Applied Materials was represented at the 2014 TSV Summit by Sesh Ramaswami of the Silicon Systems Group — with a rather optimistic and confident outlook on 3D TSV ICs: "We develop technology platforms to enable TSV and interposers in fan-out extensions for multi-chip integration and panels for lower cost." The fundamental question, according to Ramaswami: "When, specifically with DRAMs, will HVM start delivering ROI to all the members in the supply chain?" Now that the major technology issues have been mostly resolved, Ramaswami said, "The attention is on defects, yields and reliability. This is indicative of a more stable ecosystem and application readiness."
"What is Driving 3D Applications" was the timely question posed by Martin Henry of STMicroelectronics. The answer: imaging, as evidenced by a camera with 2.5D TSV wafer level components in production since 2008. Form factor is the key, he said, with a surface gain of 33 percent and a thickness gain of 50 percent since then. Electronics-to-photonics integration is next. This requires, as Henry stated, TSVs with high aspect ratios and large passive interposers with embedded thermo-mechanical stress sensors in an innovative assembly flow. Advanced logic integration with memory on application processor with via middle was demonstrated in 2012 on 65nm logic and recently on 28nm FDSOI with no impact on BEOL and yield.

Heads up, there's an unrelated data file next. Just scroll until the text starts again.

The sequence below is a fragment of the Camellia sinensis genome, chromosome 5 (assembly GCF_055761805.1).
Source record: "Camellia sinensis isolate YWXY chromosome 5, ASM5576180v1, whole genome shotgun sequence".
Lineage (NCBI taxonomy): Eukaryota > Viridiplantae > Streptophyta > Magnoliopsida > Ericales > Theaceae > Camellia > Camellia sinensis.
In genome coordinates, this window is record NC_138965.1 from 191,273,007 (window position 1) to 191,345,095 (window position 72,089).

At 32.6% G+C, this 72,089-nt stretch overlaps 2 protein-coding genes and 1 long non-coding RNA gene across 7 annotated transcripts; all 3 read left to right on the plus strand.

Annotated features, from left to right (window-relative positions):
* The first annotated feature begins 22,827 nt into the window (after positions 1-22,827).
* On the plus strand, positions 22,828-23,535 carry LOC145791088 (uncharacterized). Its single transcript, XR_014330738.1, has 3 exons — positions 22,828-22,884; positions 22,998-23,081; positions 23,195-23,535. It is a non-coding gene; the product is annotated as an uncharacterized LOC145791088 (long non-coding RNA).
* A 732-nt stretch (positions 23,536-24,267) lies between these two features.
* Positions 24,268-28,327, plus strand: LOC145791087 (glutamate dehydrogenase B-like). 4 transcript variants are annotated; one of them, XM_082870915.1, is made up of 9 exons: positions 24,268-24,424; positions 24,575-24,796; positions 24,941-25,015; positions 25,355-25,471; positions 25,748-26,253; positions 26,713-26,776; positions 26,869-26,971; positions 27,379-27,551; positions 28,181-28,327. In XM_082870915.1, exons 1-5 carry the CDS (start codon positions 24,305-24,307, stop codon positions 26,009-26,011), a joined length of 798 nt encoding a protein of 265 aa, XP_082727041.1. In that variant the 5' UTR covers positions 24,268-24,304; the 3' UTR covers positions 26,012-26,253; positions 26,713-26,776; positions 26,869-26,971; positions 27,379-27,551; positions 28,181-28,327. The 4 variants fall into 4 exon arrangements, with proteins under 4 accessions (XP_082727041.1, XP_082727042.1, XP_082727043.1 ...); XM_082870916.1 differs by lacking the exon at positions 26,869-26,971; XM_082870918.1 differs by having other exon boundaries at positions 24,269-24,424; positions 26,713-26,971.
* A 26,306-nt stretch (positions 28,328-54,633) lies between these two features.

Eric Beyne, program director 3D Systems Integration at imec in Leuven, Belgium, presented a detailed cost analysis of 2.5D and 3D system integration. "Wafer thinning, TSV and backside processing are unlike any other processing done before." Key challenge for volume application, Beyne said, is to understand the cost structure and the impact of the various process steps on total cost, and then reduce the cost of integration. Currently, the unfavorable cost situation is exacerbated by the fact that there is no high-volume manufacturing ongoing, which, over time, would involve a cost degression pattern. So the focus has to be on incremental cost improvements — as achieved by incremental technology improvements in all areas. Beyne's conclusion: die stacking offers highest interconnect density at lowest cost, and Cu/oxide Si interposer technology offers the highest circuit density. Despite the fact, as Beyne points out, that it always is an additional cost burden.